The convergence properties of an algorithm are described by two
analytic quantities: convergence *order* and convergence *ratio*.
A sequence is said to converge to if the
following holds: .
The sequence is said to converge to with *order*
if is the largest nonnegative number for which a finite limit
exists, where

When and , the sequence is said to converge
*linearly* (e.g., for ); when
and , the sequence converges *superlinearly* (e.g.,
); and when , the convergence is *quadratic*
(e.g., ). Thus, quadratic convergence is more rapid
than superlinear, which in turn is faster than linear.
The constant is the associated convergence ratio.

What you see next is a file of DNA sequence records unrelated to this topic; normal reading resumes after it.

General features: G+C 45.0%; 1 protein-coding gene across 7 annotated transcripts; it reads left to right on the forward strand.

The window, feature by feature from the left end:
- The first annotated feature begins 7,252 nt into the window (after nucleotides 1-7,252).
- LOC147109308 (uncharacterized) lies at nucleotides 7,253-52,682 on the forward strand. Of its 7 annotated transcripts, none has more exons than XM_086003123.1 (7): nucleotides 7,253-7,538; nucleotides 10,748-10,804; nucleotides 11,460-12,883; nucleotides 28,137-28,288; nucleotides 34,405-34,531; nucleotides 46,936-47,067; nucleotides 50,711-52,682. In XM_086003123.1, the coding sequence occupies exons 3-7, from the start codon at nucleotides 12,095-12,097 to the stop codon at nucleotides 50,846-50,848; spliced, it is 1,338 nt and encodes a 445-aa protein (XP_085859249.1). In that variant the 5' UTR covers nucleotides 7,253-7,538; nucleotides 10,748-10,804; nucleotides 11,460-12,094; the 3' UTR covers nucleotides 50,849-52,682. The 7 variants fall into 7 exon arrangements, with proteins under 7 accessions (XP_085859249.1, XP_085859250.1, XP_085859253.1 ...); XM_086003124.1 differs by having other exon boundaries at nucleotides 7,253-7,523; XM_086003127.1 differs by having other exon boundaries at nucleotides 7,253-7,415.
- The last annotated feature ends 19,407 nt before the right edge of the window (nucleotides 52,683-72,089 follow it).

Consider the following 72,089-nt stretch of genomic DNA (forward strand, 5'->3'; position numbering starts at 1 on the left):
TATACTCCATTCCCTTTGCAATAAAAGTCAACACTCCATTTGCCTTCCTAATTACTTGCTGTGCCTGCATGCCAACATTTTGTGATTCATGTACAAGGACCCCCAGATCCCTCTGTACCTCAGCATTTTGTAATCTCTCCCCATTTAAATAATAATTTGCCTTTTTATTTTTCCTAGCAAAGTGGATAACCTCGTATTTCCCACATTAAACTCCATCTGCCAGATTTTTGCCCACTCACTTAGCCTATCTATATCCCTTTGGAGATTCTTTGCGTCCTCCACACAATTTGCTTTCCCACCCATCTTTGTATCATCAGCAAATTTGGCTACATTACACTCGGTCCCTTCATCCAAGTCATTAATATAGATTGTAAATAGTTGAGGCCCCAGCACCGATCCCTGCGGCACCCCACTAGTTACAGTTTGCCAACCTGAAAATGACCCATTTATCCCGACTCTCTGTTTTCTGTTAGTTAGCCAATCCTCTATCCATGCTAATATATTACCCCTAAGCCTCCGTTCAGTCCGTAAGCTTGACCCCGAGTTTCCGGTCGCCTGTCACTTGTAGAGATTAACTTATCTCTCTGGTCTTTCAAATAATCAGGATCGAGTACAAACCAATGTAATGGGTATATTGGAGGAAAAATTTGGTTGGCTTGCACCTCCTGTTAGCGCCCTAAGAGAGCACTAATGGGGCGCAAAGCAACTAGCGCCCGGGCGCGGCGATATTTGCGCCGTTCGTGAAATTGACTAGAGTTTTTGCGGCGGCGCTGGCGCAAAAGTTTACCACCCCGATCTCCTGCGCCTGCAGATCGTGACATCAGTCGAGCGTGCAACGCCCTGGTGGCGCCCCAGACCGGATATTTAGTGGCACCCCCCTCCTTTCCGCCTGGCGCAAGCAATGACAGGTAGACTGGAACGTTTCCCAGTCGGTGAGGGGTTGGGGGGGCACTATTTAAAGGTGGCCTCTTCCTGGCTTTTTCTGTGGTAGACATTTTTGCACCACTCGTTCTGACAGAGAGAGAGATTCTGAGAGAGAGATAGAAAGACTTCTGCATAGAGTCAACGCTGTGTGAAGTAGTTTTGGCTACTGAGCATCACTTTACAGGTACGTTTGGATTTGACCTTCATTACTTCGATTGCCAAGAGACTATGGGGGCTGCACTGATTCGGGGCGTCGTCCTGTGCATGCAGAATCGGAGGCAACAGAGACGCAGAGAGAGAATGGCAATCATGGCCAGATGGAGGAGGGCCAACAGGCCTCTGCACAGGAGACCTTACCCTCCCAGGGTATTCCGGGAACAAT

(See exercise 4.)

Convergence properties of most minimization algorithms are analyzed through
their application to convex *quadratic functions*. Such functions
can be written in the form of
equation (3),
where is a positive-definite matrix.
We refer to this convex quadratic function throughout
this chapter by .
For such a function, the unique *global* minimum
satisfies the linear system
Since general functions can be
approximated by a quadratic convex function in the neighborhood of their
local minima, the convergence properties obtained for convex quadratic
functions are usually applied locally to general functions.
However, such generalizations do not guarantee good behavior in
practice on complex, large-scale functions.